So this is how we’re going to do it: NHSX.

A new specialist unit that brings together all of our tech leadership from the Department of Health and Social Care, NHS England and NHSI into one place. Setting national policy for NHS tech, digital and data. Setting standards that work across the whole of health and care.

It will be led by the government’s digital policy chief, Matthew Gould, who has a unique breadth of experience and a deep understanding of how to make digital transformation happen.

Like so many people in the NHS, we’re lucky to have him, and I want more brilliant people like Matthew to come and be a part of NHSX and its exciting, bold mission.

NHSX will have 3 early priorities:

First: ensuring tech saves time for staff so they can focus on patients.

Second: giving patients the tools to access information and services directly.

And third: creating a system that means patient information can be accessed, safely and reliably, wherever it is needed.

I want us to create a culture at NHSX that’s aspirational, hopeful, optimistic, and realistic. Full of people who respect one another and every single member of the NHS family. Fair, open, honest.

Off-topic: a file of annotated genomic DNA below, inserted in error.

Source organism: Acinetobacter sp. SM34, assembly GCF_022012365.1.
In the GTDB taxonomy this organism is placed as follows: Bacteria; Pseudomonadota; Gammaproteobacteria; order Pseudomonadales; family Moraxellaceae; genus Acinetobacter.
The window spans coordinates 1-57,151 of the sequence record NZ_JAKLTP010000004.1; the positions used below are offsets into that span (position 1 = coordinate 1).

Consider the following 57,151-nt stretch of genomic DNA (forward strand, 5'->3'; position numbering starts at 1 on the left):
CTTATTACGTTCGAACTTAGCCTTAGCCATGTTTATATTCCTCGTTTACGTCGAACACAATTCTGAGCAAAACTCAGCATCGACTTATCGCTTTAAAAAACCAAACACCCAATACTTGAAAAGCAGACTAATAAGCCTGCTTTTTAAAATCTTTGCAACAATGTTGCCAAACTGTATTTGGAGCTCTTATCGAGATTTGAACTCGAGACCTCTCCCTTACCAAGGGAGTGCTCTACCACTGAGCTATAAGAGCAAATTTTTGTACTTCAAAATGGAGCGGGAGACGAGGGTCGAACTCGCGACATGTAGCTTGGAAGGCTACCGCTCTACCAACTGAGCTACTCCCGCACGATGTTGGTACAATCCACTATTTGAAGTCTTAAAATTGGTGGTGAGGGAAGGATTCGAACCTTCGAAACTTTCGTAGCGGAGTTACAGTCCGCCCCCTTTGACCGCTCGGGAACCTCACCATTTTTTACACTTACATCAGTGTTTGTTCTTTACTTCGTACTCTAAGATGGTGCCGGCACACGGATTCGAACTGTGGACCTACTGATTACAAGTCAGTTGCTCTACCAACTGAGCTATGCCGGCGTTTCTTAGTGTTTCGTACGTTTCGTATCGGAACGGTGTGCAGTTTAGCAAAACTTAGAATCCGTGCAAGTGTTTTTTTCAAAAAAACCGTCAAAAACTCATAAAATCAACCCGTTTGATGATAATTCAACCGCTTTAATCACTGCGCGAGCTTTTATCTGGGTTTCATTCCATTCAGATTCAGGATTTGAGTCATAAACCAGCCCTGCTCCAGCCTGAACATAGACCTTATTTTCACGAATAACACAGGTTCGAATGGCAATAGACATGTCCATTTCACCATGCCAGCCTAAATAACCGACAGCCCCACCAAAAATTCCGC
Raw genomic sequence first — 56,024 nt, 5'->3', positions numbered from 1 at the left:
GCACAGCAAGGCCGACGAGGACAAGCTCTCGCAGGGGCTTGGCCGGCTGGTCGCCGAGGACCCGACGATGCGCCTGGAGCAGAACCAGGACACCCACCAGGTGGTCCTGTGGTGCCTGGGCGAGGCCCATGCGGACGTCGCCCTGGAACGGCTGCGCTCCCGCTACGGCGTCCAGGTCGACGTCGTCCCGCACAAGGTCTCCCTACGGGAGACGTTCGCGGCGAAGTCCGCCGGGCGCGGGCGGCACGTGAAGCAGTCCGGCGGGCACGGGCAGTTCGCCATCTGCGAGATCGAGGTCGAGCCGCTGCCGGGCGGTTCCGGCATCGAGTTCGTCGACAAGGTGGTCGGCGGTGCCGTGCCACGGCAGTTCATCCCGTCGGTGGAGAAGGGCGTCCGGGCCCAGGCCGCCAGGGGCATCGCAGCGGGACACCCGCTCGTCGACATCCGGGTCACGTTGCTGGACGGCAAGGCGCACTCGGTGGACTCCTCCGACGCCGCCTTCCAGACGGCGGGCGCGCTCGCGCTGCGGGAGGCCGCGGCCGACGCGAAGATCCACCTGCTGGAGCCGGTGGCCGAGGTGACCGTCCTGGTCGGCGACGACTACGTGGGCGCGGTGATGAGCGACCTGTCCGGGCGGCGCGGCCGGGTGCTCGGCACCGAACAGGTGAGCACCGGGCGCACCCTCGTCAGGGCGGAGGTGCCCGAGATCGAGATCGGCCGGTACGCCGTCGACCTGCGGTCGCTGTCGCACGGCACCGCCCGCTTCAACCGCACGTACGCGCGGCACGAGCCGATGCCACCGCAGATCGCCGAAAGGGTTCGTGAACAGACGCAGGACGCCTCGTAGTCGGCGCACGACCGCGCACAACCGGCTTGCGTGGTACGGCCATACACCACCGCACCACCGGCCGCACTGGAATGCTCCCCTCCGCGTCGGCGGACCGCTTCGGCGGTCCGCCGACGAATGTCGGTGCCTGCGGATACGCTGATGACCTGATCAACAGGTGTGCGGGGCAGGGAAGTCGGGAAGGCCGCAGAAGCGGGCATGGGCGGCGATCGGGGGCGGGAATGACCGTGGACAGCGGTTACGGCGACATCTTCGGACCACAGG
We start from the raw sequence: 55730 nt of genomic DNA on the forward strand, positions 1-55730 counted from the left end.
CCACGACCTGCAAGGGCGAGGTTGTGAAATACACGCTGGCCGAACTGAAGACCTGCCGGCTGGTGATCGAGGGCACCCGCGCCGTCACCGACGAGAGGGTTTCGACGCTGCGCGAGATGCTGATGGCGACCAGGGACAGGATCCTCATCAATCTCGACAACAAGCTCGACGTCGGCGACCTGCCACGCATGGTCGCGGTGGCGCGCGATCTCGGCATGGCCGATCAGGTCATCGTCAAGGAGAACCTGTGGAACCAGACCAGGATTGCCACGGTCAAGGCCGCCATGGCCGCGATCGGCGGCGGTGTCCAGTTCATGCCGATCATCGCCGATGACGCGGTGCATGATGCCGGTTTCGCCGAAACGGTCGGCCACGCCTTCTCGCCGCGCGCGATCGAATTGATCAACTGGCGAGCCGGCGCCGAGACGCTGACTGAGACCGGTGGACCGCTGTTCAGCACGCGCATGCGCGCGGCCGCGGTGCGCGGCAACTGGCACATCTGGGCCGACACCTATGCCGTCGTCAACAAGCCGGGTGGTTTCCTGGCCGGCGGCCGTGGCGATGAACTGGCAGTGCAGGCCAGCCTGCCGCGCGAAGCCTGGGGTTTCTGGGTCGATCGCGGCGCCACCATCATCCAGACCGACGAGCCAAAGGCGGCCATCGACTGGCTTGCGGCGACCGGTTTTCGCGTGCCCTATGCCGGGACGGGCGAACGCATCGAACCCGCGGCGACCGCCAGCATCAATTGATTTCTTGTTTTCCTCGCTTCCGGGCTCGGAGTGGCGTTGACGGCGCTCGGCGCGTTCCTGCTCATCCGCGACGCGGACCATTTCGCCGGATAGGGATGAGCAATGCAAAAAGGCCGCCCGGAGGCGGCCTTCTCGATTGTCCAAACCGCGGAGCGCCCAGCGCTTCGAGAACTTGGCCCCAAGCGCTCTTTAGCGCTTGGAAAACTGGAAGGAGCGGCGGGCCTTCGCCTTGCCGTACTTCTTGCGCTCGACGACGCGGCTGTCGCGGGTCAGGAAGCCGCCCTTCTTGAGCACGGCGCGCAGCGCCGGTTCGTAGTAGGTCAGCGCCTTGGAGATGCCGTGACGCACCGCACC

With the door always open to new ideas and new people, creating a diversity of thought, constantly welcoming innovators with an outward-looking approach: a microcosm of what excellence looks like. Radically simplifying the system for developers and NHS decision-makers.

Consistent language for all computers so patient records can be shared easily, time spent transcribing notes is cut, and human error is reduced.

Unique barcodes for every piece of clinical equipment so essential kit can be tracked in real-time, cutting waste and saving hospitals up to £3 million a year.

To test a new way of working, tech experts from NHSX will be embedded in national cancer, mental health and urgent care teams to bring the benefits of modern technology to every patient, clinician, and carer.

We will empower the best digital minds in the NHS, and create an ecosystem where healthtech entrepreneurs are actually excited about working with this innovative, creative, forward-thinking organisation called the NHS.